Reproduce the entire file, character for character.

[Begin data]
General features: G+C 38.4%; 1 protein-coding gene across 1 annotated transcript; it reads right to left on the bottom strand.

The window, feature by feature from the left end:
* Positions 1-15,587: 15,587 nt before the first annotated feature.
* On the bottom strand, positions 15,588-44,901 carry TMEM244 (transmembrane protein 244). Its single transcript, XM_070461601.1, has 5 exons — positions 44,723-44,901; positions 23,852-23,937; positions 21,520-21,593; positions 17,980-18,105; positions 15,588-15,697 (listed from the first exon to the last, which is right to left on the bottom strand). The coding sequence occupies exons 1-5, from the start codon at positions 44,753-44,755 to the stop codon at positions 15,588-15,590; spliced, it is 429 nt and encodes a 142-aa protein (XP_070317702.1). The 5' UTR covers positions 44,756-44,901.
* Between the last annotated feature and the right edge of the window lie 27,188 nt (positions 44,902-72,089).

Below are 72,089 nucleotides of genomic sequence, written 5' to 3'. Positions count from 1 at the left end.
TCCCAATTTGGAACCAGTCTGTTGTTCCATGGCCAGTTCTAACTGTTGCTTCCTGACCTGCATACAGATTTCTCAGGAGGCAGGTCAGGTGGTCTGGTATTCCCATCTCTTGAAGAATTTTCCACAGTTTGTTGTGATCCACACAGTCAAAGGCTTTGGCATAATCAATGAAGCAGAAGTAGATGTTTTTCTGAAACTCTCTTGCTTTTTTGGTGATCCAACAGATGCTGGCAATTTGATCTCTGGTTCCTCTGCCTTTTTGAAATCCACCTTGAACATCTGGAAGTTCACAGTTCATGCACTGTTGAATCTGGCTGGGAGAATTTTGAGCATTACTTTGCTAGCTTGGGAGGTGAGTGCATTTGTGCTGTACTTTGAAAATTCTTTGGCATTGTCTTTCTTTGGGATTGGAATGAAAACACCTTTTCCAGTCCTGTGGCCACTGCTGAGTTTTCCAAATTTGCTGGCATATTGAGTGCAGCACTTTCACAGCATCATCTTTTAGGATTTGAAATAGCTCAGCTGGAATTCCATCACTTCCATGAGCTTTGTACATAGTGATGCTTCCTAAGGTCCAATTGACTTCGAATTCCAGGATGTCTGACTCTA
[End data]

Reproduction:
General features: G+C 38.4%; 1 protein-coding gene across 1 annotated transcript; it reads right to left on the bottom strand.

The window, feature by feature from the left end:
* Positions 1-15,587: 15,587 nt before the first annotated feature.
* On the bottom strand, positions 15,588-44,901 carry TMEM244 (transmembrane protein 244). Its single transcript, XM_070461601.1, has 5 exons — positions 44,723-44,901; positions 23,852-23,937; positions 21,520-21,593; positions 17,980-18,105; positions 15,588-15,697 (listed from the first exon to the last, which is right to left on the bottom strand). The coding sequence occupies exons 1-5, from the start codon at positions 44,753-44,755 to the stop codon at positions 15,588-15,590; spliced, it is 429 nt and encodes a 142-aa protein (XP_070317702.1). The 5' UTR covers positions 44,756-44,901.
* Between the last annotated feature and the right edge of the window lie 27,188 nt (positions 44,902-72,089).

Below are 72,089 nucleotides of genomic sequence, written 5' to 3'. Positions count from 1 at the left end.
TCCCAATTTGGAACCAGTCTGTTGTTCCATGGCCAGTTCTAACTGTTGCTTCCTGACCTGCATACAGATTTCTCAGGAGGCAGGTCAGGTGGTCTGGTATTCCCATCTCTTGAAGAATTTTCCACAGTTTGTTGTGATCCACACAGTCAAAGGCTTTGGCATAATCAATGAAGCAGAAGTAGATGTTTTTCTGAAACTCTCTTGCTTTTTTGGTGATCCAACAGATGCTGGCAATTTGATCTCTGGTTCCTCTGCCTTTTTGAAATCCACCTTGAACATCTGGAAGTTCACAGTTCATGCACTGTTGAATCTGGCTGGGAGAATTTTGAGCATTACTTTGCTAGCTTGGGAGGTGAGTGCATTTGTGCTGTACTTTGAAAATTCTTTGGCATTGTCTTTCTTTGGGATTGGAATGAAAACACCTTTTCCAGTCCTGTGGCCACTGCTGAGTTTTCCAAATTTGCTGGCATATTGAGTGCAGCACTTTCACAGCATCATCTTTTAGGATTTGAAATAGCTCAGCTGGAATTCCATCACTTCCATGAGCTTTGTACATAGTGATGCTTCCTAAGGTCCAATTGACTTCGAATTCCAGGATGTCTGACTCTA